From a prize-winning Harvard legal scholar, “a damning portrait” (New York Review of Books) of the misdemeanor machine that unjustly brands millions of Americans as criminals
Punishment Without Crime offers an urgent new perspective on inequality and injustice in America by examining the paradigmatic American offense: the lowly misdemeanor. Based on extensive original research, legal scholar Alexandra Natapoff reveals the inner workings of a massive petty offense system that produces over thirteen million criminal cases each year, over 80 percent of the national total. People arrested for minor crimes are swept through courts where defendants often lack lawyers, judges process cases in mere minutes, and nearly everyone pleads guilty. This misdemeanor machine starts punishing people long before they are convicted, it punishes the innocent, and it punishes conduct that never should have been a crime. As a result, vast numbers of Americans—most of them poor and disproportionately people of color—are stigmatized as criminals, impoverished through fines and fees, and stripped of driver’s licenses, jobs, and housing. And as the nation learned from the police killings of Eric Garner, George Floyd, and too many others, misdemeanor enforcement can be lethal.
Now updated with a new afterword, Punishment Without Crime shows how America’s sprawling misdemeanor system makes our entire country less safe, less fair, and less equal.
About the Author
Alexandra Natapoff is Lee S. Kreindler Professor of Law at Harvard Law School. A 2016 Guggenheim Fellow, she is the author of Snitching: Criminal Informants and the Erosion of American Justice, which won the ABA Silver Gavel Award Honorable Mention for Books. She lives in Cambridge, Massachusetts.
“A damning portrait of the oft-neglected world of misdemeanor enforcement.”—New York Review of Books
"A sweeping look at the misdemeanor system and its impact on the American people.... Misdemeanor courts wield the bluntest, dumbest and cruelest instruments of the justice system, a host of biased codes called 'order-maintenance' crimes. What Punishment Without Crime makes clear is whose order, exactly, is being maintained."—Paste
"An essential contribution to the fields of criminology and sociology."—CHOICE
"Intelligently written, tightly argued, and often heartbreaking, Natapoff's account is a worthy companion to Michelle Alexander's The New Jim Crow."—Publishers Weekly (starred review)
"Natapoff's presentation of her meticulously researched data is impressive...A searing, groundbreaking study of criminology and sociology."—Kirkus Reviews (starred review)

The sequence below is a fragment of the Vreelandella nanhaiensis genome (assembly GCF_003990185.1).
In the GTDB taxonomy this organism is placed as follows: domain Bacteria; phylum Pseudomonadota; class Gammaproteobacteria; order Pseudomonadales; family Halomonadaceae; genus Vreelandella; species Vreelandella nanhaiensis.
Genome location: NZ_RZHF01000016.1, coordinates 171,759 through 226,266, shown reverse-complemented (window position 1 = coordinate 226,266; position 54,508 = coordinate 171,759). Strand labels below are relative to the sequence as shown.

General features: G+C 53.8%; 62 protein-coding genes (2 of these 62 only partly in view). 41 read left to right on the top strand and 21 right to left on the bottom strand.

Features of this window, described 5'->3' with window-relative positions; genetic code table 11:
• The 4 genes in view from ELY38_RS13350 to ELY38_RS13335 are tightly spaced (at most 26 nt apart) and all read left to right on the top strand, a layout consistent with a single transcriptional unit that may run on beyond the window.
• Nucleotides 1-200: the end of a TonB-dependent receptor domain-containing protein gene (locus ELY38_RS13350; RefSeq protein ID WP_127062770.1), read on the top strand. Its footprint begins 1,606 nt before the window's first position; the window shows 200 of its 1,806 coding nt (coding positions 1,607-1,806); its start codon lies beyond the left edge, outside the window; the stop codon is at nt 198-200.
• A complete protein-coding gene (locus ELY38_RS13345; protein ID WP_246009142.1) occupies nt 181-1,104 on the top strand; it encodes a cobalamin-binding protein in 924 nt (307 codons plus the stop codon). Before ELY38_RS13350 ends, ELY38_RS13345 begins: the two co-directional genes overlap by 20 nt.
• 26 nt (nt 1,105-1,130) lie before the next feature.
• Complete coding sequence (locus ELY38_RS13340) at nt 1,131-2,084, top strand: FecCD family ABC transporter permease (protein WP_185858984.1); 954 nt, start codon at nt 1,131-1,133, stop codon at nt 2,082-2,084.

"This important book completely upends the criminal justice conversation. Natapoff documents dark truths about the misdemeanor process-how it forces the innocent to plead guilty, how it disregards basic legal rights, and how it inflicts deep injustice. Her insights inspire both outrage and innovation. Punishment Without Crime provides a terrific new understanding of a flawed criminal system, and it offers a much-needed path toward the fair and just criminal system America deserves. A necessary book for our times."—Barry Scheck, cofounder of the Innocence Project
"Punishment Without Crime is a searing indictment of our petty offense system. Through meticulous original research, heartbreaking stories, and pioneering insights, Alexandra Natapoff's book is a masterful critique of an overlooked but essential component of our criminal justice system's punitive machinery. Her account exposes how race and poverty intersect within the misdemeanor system to punish the innocent; create, perpetuate, and reinforce racial inequities; and fuel mass incarceration. Accessible, powerful, and illuminating, Punishment Without Crime will become essential to all future discussions of the criminal justice system's role in shaping the racial and social order of our nation."—L. Song Richardson, dean and chancellor's professor of law, University of California, Irvine School of Law
"This is an indispensable book for understanding the real American criminal courts-emphatically not the version familiar from film and television. The millions processed through our misdemeanor courts every year—overwhelmingly poor and people of color-rarely receive anything like procedural justice and often are burdened with stigma and harsh collateral consequences that lock them into disadvantage. Understanding and repairing this broken system is of the utmost importance if we want to be able to call our criminal courts a system of justice."—Carol S. Steiker, Henry J. Friendly Professor of Law and codirector of the Criminal Justice Policy Program, Harvard Law School